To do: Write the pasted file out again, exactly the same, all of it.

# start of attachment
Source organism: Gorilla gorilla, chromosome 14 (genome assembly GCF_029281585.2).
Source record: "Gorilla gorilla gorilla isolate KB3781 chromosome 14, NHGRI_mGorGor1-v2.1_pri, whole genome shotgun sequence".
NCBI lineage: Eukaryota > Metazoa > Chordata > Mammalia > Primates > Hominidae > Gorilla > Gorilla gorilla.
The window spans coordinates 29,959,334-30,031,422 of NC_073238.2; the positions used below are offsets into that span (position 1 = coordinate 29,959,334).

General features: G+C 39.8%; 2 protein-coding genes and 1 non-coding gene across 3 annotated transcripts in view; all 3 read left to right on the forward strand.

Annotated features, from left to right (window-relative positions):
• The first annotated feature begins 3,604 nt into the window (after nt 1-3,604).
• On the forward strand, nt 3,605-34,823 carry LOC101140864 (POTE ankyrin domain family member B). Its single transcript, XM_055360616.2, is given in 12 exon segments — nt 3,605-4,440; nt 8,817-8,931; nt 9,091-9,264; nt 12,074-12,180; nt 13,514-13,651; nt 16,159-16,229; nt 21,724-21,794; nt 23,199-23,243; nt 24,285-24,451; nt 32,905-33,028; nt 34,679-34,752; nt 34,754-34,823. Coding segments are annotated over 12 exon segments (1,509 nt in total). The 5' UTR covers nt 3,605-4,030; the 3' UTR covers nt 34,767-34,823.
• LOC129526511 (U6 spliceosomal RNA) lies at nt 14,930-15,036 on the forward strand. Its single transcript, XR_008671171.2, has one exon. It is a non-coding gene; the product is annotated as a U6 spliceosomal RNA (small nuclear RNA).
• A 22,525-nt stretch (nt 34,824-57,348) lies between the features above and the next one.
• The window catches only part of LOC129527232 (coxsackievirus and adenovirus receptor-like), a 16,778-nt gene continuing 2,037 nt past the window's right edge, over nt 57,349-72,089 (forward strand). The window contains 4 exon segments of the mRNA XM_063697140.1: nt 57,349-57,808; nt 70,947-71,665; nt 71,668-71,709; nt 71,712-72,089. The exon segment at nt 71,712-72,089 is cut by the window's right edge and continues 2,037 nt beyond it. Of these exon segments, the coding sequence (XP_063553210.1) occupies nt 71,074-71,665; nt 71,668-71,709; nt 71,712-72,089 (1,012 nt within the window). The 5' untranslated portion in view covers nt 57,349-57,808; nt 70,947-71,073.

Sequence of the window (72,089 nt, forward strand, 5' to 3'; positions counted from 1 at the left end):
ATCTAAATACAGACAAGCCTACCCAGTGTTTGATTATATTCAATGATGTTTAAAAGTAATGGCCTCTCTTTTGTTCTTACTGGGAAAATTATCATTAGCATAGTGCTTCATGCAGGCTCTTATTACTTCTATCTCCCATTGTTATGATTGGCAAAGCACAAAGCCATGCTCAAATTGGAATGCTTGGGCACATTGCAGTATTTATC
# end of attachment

Source organism: Gorilla gorilla, chromosome 14 (genome assembly GCF_029281585.2).
Source record: "Gorilla gorilla gorilla isolate KB3781 chromosome 14, NHGRI_mGorGor1-v2.1_pri, whole genome shotgun sequence".
NCBI lineage: Eukaryota > Metazoa > Chordata > Mammalia > Primates > Hominidae > Gorilla > Gorilla gorilla.
The window spans coordinates 29,959,334-30,031,422 of NC_073238.2; the positions used below are offsets into that span (position 1 = coordinate 29,959,334).

General features: G+C 39.8%; 2 protein-coding genes and 1 non-coding gene across 3 annotated transcripts in view; all 3 read left to right on the forward strand.

Annotated features, from left to right (window-relative positions):
• The first annotated feature begins 3,604 nt into the window (after nt 1-3,604).
• On the forward strand, nt 3,605-34,823 carry LOC101140864 (POTE ankyrin domain family member B). Its single transcript, XM_055360616.2, is given in 12 exon segments — nt 3,605-4,440; nt 8,817-8,931; nt 9,091-9,264; nt 12,074-12,180; nt 13,514-13,651; nt 16,159-16,229; nt 21,724-21,794; nt 23,199-23,243; nt 24,285-24,451; nt 32,905-33,028; nt 34,679-34,752; nt 34,754-34,823. Coding segments are annotated over 12 exon segments (1,509 nt in total). The 5' UTR covers nt 3,605-4,030; the 3' UTR covers nt 34,767-34,823.
• LOC129526511 (U6 spliceosomal RNA) lies at nt 14,930-15,036 on the forward strand. Its single transcript, XR_008671171.2, has one exon. It is a non-coding gene; the product is annotated as a U6 spliceosomal RNA (small nuclear RNA).
• A 22,525-nt stretch (nt 34,824-57,348) lies between the features above and the next one.
• The window catches only part of LOC129527232 (coxsackievirus and adenovirus receptor-like), a 16,778-nt gene continuing 2,037 nt past the window's right edge, over nt 57,349-72,089 (forward strand). The window contains 4 exon segments of the mRNA XM_063697140.1: nt 57,349-57,808; nt 70,947-71,665; nt 71,668-71,709; nt 71,712-72,089. The exon segment at nt 71,712-72,089 is cut by the window's right edge and continues 2,037 nt beyond it. Of these exon segments, the coding sequence (XP_063553210.1) occupies nt 71,074-71,665; nt 71,668-71,709; nt 71,712-72,089 (1,012 nt within the window). The 5' untranslated portion in view covers nt 57,349-57,808; nt 70,947-71,073.

Sequence of the window (72,089 nt, forward strand, 5' to 3'; positions counted from 1 at the left end):
ATCTAAATACAGACAAGCCTACCCAGTGTTTGATTATATTCAATGATGTTTAAAAGTAATGGCCTCTCTTTTGTTCTTACTGGGAAAATTATCATTAGCATAGTGCTTCATGCAGGCTCTTATTACTTCTATCTCCCATTGTTATGATTGGCAAAGCACAAAGCCATGCTCAAATTGGAATGCTTGGGCACATTGCAGTATTTATC